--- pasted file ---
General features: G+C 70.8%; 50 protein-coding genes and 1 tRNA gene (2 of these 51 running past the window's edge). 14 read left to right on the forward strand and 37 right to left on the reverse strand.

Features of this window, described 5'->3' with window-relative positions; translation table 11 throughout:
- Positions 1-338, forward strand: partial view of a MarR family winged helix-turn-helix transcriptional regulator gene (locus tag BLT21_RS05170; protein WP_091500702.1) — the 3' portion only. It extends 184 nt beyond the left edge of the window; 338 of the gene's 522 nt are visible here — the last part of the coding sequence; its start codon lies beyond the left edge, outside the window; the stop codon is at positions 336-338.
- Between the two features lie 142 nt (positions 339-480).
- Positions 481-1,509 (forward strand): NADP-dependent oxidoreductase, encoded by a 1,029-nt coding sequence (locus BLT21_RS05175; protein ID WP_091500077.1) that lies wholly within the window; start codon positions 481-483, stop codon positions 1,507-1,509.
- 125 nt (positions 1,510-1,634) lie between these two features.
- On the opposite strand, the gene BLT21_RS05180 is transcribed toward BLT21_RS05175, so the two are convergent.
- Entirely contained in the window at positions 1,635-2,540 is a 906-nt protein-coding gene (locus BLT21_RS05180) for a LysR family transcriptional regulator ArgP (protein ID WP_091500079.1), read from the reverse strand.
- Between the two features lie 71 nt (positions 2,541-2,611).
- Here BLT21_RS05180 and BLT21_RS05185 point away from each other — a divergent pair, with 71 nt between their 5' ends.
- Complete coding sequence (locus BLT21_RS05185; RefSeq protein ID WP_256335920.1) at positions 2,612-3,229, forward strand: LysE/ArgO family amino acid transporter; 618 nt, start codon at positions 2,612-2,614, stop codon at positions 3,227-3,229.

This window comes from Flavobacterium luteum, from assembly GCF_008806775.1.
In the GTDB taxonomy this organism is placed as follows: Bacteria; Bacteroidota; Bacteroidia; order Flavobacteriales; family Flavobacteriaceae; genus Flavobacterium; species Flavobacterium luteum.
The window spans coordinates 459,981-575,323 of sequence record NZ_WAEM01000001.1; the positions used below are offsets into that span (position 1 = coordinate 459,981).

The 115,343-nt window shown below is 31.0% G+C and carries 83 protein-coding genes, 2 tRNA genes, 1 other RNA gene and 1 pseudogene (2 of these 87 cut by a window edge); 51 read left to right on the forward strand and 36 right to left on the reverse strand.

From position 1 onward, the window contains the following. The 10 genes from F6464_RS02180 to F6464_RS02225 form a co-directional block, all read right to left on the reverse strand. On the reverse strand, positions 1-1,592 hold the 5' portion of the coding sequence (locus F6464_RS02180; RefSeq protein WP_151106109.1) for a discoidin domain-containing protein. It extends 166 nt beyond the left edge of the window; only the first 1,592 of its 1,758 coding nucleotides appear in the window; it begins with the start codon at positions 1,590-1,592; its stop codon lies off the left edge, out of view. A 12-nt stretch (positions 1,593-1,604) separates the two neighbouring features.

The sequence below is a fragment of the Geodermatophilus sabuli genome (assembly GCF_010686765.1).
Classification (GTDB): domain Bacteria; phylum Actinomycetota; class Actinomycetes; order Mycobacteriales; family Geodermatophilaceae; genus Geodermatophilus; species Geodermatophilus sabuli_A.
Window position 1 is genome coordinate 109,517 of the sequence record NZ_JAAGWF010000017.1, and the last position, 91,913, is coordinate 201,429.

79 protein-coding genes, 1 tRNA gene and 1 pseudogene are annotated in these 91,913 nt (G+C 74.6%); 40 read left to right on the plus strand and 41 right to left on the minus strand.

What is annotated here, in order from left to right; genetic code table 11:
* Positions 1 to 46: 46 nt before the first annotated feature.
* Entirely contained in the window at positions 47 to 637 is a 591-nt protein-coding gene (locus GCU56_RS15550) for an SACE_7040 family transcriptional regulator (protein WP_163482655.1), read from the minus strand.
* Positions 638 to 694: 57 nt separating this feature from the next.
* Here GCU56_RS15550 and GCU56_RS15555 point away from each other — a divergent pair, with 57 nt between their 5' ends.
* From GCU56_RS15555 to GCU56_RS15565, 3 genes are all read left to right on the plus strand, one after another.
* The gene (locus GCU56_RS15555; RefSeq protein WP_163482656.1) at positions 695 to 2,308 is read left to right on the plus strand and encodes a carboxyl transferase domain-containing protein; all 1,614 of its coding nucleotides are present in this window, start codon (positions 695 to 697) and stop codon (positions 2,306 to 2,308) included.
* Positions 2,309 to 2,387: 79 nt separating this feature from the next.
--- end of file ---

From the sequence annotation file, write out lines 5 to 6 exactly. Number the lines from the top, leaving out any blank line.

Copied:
- Positions 481-1,509 (forward strand): NADP-dependent oxidoreductase, encoded by a 1,029-nt coding sequence (locus BLT21_RS05175; protein ID WP_091500077.1) that lies wholly within the window; start codon positions 481-483, stop codon positions 1,507-1,509.
- 125 nt (positions 1,510-1,634) lie between these two features.